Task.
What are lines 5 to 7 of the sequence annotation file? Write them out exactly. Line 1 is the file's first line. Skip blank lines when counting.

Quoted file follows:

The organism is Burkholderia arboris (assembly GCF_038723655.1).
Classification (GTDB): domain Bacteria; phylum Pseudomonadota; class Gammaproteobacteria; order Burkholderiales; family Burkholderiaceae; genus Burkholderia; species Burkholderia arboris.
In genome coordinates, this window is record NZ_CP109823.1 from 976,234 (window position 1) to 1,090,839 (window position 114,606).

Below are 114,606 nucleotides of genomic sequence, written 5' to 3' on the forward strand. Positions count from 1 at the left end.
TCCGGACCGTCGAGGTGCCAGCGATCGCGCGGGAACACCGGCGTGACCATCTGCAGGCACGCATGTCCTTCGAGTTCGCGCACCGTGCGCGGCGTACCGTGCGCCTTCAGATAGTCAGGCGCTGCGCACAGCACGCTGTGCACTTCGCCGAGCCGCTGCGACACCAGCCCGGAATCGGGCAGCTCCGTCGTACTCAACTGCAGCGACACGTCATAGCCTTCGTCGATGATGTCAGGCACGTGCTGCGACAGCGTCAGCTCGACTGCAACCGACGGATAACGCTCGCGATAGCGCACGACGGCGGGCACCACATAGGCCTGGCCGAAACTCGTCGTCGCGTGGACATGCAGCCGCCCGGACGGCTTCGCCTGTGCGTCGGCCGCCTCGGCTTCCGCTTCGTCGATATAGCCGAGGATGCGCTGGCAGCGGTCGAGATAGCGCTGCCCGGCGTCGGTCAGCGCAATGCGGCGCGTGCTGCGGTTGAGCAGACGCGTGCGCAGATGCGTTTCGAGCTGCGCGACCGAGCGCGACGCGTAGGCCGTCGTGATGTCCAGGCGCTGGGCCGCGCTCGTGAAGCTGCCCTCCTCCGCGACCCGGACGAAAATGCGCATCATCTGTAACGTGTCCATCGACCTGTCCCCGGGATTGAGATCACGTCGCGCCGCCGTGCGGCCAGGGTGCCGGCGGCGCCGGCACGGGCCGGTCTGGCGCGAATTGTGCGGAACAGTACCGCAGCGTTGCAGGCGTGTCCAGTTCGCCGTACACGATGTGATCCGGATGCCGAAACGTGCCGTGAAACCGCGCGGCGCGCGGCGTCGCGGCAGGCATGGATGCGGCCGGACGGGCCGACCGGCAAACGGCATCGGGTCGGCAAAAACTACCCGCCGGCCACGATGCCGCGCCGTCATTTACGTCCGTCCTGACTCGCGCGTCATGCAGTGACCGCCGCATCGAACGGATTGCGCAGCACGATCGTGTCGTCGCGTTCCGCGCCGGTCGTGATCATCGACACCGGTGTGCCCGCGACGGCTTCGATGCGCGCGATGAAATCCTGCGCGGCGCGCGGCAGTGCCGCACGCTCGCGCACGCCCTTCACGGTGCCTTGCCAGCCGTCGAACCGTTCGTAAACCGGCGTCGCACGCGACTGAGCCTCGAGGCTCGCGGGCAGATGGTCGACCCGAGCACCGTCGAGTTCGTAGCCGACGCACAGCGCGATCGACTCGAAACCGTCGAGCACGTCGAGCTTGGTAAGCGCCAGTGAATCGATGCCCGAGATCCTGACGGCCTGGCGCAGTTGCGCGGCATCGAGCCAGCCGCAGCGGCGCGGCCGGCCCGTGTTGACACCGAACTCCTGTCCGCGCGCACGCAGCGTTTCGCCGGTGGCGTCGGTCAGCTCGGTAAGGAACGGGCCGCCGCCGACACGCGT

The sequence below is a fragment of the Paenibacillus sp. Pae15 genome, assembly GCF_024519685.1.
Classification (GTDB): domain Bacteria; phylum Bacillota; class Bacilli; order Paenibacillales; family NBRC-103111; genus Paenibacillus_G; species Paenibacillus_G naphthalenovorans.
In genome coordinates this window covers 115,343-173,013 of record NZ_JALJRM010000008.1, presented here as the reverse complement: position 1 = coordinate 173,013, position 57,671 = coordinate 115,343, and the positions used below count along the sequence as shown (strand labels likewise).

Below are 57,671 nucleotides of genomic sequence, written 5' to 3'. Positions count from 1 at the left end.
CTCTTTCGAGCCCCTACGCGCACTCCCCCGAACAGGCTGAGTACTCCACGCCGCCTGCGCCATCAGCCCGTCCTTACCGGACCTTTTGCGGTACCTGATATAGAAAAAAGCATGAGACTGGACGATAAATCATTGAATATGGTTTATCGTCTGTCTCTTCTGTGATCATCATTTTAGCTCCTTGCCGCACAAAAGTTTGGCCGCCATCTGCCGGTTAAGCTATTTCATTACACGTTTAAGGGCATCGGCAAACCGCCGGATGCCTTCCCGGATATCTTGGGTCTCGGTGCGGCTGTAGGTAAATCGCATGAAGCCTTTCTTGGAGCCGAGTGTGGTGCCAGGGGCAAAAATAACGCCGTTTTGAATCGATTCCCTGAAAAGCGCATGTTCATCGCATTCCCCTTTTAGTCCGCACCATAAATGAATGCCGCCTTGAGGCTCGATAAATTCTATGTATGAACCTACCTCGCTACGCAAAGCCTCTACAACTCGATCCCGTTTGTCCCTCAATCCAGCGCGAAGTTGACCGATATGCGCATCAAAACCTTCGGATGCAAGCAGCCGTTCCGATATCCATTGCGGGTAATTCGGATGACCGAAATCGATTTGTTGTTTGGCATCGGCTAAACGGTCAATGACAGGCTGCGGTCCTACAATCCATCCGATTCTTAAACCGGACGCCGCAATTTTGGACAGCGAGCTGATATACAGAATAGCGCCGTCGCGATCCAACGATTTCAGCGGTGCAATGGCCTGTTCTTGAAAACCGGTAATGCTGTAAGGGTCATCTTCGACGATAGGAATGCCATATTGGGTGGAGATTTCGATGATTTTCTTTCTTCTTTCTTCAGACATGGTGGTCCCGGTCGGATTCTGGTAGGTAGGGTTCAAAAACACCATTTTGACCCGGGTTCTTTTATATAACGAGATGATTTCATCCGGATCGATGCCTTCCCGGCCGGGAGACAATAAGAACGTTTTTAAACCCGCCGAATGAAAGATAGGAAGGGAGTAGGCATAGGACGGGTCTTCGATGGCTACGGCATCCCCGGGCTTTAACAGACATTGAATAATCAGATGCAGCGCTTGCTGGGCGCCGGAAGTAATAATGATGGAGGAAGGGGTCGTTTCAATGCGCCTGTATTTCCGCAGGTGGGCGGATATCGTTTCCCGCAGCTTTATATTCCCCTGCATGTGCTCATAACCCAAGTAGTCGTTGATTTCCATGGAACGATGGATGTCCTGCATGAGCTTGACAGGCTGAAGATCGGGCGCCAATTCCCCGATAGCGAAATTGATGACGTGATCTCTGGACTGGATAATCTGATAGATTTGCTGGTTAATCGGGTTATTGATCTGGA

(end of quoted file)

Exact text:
TCCGGACCGTCGAGGTGCCAGCGATCGCGCGGGAACACCGGCGTGACCATCTGCAGGCACGCATGTCCTTCGAGTTCGCGCACCGTGCGCGGCGTACCGTGCGCCTTCAGATAGTCAGGCGCTGCGCACAGCACGCTGTGCACTTCGCCGAGCCGCTGCGACACCAGCCCGGAATCGGGCAGCTCCGTCGTACTCAACTGCAGCGACACGTCATAGCCTTCGTCGATGATGTCAGGCACGTGCTGCGACAGCGTCAGCTCGACTGCAACCGACGGATAACGCTCGCGATAGCGCACGACGGCGGGCACCACATAGGCCTGGCCGAAACTCGTCGTCGCGTGGACATGCAGCCGCCCGGACGGCTTCGCCTGTGCGTCGGCCGCCTCGGCTTCCGCTTCGTCGATATAGCCGAGGATGCGCTGGCAGCGGTCGAGATAGCGCTGCCCGGCGTCGGTCAGCGCAATGCGGCGCGTGCTGCGGTTGAGCAGACGCGTGCGCAGATGCGTTTCGAGCTGCGCGACCGAGCGCGACGCGTAGGCCGTCGTGATGTCCAGGCGCTGGGCCGCGCTCGTGAAGCTGCCCTCCTCCGCGACCCGGACGAAAATGCGCATCATCTGTAACGTGTCCATCGACCTGTCCCCGGGATTGAGATCACGTCGCGCCGCCGTGCGGCCAGGGTGCCGGCGGCGCCGGCACGGGCCGGTCTGGCGCGAATTGTGCGGAACAGTACCGCAGCGTTGCAGGCGTGTCCAGTTCGCCGTACACGATGTGATCCGGATGCCGAAACGTGCCGTGAAACCGCGCGGCGCGCGGCGTCGCGGCAGGCATGGATGCGGCCGGACGGGCCGACCGGCAAACGGCATCGGGTCGGCAAAAACTACCCGCCGGCCACGATGCCGCGCCGTCATTTACGTCCGTCCTGACTCGCGCGTCATGCAGTGACCGCCGCATCGAACGGATTGCGCAGCACGATCGTGTCGTCGCGTTCCGCGCCGGTCGTGATCATCGACACCGGTGTGCCCGCGACGGCTTCGATGCGCGCGATGAAATCCTGCGCGGCGCGCGGCAGTGCCGCACGCTCGCGCACGCCCTTCACGGTGCCTTGCCAGCCGTCGAACCGTTCGTAAACCGGCGTCGCACGCGACTGAGCCTCGAGGCTCGCGGGCAGATGGTCGACCCGAGCACCGTCGAGTTCGTAGCCGACGCACAGCGCGATCGACTCGAAACCGTCGAGCACGTCGAGCTTGGTAAGCGCCAGTGAATCGATGCCCGAGATCCTGACGGCCTGGCGCAGTTGCGCGGCATCGAGCCAGCCGCAGCGGCGCGGCCGGCCCGTGTTGACACCGAACTCCTGTCCGCGCGCACGCAGCGTTTCGCCGGTGGCGTCGGTCAGCTCGGTAAGGAACGGGCCGCCGCCGACACGCGT

The sequence below is a fragment of the Paenibacillus sp. Pae15 genome, assembly GCF_024519685.1.
Classification (GTDB): domain Bacteria; phylum Bacillota; class Bacilli; order Paenibacillales; family NBRC-103111; genus Paenibacillus_G; species Paenibacillus_G naphthalenovorans.